Conservative activists are preparing to do battle with allies of Sen. John McCain in advance of September’s Republican National Convention, hoping to prevent his views on global warming, immigration, stem cell research and campaign finance from becoming enshrined in the party’s official declaration of principles.
McCain has not yet signaled the changes he plans to make in the GOP platform, but many conservatives say they fear wholesale revisions could emerge as candidate McCain seeks to put his stamp on a document that currently reflects the policies and principles of President Bush.
“There is just no way that you can avoid anticipating what is going to come. Everyone is aware that McCain is different on these issues,” said Jessica Echard, executive director of the conservative Eagle Forum. “We’re all kind of waiting with anticipation because we just don’t know how he’s going to thread this needle.”
McCain has spent the past year and a half trying to straddle the philosophical schism in the modern Republican Party. In primaries, he stressed his conservative credentials, but since clinching the nomination he has often reminded voters of his more moderate stances while professing his fealty to conservative positions.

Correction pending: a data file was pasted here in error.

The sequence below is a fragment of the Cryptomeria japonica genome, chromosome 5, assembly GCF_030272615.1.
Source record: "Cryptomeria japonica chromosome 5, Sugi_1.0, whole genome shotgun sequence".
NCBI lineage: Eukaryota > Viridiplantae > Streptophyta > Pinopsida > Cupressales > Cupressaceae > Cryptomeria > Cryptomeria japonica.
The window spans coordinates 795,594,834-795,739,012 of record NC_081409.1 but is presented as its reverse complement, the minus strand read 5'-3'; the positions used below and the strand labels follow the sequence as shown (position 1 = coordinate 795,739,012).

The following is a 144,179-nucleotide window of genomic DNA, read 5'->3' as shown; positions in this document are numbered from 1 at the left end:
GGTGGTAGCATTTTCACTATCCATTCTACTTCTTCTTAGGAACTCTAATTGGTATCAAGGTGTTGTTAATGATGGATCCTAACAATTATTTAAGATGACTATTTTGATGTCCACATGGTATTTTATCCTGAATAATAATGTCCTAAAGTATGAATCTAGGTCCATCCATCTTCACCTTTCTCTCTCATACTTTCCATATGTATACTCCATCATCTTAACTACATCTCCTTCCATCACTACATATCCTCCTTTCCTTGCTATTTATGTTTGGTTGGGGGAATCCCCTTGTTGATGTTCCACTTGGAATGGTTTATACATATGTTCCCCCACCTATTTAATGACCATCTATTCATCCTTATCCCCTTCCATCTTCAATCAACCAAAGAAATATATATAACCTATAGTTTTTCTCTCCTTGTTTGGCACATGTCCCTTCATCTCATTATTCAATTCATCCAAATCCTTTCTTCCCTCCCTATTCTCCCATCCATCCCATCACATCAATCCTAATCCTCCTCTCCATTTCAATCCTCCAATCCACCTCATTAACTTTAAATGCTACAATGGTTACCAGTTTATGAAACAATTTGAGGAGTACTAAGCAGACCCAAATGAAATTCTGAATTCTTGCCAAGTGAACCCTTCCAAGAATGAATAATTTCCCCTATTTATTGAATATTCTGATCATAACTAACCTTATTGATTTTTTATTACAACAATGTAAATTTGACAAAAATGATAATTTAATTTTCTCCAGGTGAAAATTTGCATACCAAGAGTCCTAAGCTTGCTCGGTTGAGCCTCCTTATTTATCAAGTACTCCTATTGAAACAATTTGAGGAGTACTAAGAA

A platform fight at the convention could disrupt that carefully choreographed effort by highlighting the stark differences in vision for the party separating McCain from some of the GOP’s most dedicated activists.
The battle may not be avoidable. The current GOP platform is a 100-page document, and all but nine pages mention Bush’s name. Virtually the entire platform will have to be rewritten to lessen the imprint of the president, who has the highest disapproval rating of any White House occupant since Richard M. Nixon.
We’ll see what actually takes place at the convention soon enough.
Update: More from McClatchy.